GAO Says 13th Congressional Machines Test OK -- but They Fail to Usability Test
The General Accounting Office (GAO) conducted functionality tests of Florida’s 13th Congressional District race, and determined that the machines appear to be functioning properly. The 13th Congressional District came under scrutiny in 2006 when some 18,000 undervotes resulted in scrutiny from the US House of Representatives.
After determining the source code in escrow produced the same firmware, the GAO tested the function of a sampling of machines throughout the district. They concluded that “(1) the machines properly displayed, recorded, and counted the selections for all test ballots cast during ballot testing involving 112 common ways a voter may have interacted with the system, and (2) the deliberately miscalibrated machines, though difficult to use, accurately recorded the ballot selections as displayed on screen.”
The GAO notes, however, that “the large undervote in Florida's 13th Congressional District race could have been caused by factors such as voters who intentionally undervoted, or voters who did not properly cast their ballots on the iVotronic DRE, potentially because of issues relating to interaction between voters and the ballot." (Our emphasis)
We are Disappointed
UPA’s Voting and Usability project members are dismayed that the GAO missed their opportunity to promote usability testing as a means to answer those questions, as well as the likeliest method for preventing serious usability obstacles in ballot design.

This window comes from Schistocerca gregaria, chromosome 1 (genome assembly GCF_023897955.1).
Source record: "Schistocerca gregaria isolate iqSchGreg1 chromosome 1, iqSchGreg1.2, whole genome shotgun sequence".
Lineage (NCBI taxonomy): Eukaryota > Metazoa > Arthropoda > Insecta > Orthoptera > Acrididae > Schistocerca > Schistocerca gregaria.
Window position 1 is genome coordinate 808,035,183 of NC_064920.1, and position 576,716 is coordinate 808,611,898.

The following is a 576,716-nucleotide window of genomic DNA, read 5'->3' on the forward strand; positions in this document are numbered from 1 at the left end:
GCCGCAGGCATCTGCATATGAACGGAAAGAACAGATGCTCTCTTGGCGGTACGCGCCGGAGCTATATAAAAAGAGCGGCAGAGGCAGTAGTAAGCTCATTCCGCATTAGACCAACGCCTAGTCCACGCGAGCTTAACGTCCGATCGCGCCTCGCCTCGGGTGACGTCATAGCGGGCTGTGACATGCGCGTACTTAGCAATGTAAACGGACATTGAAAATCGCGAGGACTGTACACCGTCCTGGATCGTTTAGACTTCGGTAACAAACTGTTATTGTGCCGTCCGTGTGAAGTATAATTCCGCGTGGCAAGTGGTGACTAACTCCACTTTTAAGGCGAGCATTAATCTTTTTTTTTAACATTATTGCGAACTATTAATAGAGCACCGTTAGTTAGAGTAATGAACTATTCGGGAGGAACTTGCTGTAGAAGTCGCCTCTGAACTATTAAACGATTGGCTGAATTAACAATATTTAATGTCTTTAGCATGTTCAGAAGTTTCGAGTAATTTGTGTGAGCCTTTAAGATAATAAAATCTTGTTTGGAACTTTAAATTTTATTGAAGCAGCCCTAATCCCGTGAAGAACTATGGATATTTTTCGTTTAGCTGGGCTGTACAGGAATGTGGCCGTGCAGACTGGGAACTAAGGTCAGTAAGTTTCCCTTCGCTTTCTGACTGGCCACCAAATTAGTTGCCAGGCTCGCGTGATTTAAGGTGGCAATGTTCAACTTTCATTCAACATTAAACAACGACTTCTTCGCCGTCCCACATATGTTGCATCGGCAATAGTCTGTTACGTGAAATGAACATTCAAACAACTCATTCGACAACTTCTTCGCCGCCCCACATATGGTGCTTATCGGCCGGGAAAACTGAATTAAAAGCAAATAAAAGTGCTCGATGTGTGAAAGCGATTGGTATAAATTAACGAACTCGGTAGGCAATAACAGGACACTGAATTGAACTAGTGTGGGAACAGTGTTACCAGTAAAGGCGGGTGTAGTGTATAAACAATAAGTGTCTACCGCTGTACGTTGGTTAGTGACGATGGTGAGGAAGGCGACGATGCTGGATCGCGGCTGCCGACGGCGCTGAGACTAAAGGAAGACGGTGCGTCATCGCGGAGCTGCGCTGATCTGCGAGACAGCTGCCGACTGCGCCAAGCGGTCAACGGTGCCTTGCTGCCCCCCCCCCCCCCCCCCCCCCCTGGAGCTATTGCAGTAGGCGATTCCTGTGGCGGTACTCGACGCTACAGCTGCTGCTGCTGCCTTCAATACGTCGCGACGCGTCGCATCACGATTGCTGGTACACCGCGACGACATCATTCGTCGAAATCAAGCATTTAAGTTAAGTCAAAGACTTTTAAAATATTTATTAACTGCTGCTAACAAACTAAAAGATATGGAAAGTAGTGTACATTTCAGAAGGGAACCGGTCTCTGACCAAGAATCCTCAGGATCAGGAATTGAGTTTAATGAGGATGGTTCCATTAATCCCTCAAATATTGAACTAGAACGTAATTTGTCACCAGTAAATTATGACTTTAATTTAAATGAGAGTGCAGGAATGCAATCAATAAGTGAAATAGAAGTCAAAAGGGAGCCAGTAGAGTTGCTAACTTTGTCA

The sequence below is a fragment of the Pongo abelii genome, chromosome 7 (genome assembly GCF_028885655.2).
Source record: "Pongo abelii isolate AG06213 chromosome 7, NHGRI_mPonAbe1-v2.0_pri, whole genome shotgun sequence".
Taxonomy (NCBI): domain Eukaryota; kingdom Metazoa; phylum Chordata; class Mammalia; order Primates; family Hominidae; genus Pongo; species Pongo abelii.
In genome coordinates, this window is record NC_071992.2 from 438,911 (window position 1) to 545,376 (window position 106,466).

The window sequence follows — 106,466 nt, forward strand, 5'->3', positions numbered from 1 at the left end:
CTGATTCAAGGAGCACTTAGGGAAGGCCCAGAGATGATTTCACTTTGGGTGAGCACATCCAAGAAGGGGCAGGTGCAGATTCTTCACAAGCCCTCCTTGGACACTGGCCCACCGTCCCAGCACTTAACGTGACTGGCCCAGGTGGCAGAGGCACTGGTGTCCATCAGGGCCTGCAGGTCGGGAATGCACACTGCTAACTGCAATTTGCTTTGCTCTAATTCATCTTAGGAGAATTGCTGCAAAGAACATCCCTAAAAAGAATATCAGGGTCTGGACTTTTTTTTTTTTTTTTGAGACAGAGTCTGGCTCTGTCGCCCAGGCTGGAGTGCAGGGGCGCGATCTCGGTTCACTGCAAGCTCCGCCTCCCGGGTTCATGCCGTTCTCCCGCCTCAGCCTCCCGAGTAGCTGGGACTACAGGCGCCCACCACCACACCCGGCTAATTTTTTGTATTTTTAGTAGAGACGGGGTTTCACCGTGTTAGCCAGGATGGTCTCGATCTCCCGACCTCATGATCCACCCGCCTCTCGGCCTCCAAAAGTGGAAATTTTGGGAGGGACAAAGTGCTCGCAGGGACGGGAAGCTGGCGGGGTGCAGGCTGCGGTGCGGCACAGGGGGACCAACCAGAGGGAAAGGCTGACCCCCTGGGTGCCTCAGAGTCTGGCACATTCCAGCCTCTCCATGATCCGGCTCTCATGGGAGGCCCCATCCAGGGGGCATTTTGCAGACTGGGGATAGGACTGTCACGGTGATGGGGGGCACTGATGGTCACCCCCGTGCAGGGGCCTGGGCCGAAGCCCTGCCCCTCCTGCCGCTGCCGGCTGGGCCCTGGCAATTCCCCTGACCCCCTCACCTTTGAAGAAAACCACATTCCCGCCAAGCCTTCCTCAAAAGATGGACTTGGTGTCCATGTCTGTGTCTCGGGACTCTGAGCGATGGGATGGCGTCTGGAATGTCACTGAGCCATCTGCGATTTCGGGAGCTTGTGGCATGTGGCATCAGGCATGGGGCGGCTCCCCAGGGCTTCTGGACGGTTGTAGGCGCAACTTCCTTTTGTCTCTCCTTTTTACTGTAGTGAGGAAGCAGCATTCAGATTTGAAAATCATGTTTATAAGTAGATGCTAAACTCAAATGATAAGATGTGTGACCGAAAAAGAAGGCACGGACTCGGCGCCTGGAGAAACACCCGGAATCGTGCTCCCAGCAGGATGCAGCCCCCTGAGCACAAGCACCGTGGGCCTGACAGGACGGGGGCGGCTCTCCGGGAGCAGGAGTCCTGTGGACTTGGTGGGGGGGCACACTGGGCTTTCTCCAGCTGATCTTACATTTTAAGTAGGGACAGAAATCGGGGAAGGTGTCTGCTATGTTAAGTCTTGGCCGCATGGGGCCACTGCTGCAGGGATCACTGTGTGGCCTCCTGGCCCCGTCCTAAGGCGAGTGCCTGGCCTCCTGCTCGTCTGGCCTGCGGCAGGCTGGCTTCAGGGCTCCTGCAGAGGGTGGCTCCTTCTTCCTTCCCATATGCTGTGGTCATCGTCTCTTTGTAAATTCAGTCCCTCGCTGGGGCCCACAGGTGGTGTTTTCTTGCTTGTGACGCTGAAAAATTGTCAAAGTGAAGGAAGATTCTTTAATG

Usability testing would have helped identify the likely interaction problems real voters would encounter, including the likelihood that voters might fail to vote in the US House race. Although the GAO has an expert review that suggests this problem could have been predicted, usability testing would confirm and quantify those indications.
What’s more, we wish the GAO would promote usability testing before elections to help prevent such problems. The federal Voluntary Voting Systems Guidelines and certification can only cover the capabilities of a voting system. The ballots for each election are produced by the local election officials, and require separate, easy to implement testing, such as the testing method available through the LEO Usability Testing kit.
More about the GAO report: http://www.gao.gov/new.items/d08425t.pdf
More about LEO: http://www.upassoc.org/civiclife/voting/leo_testing.html;
More about the Voting and Usability Project: http://www.upassoc.org/civiclife/voting/index.html
More about the VVSG: http://www.eac.gov/voting%20systems/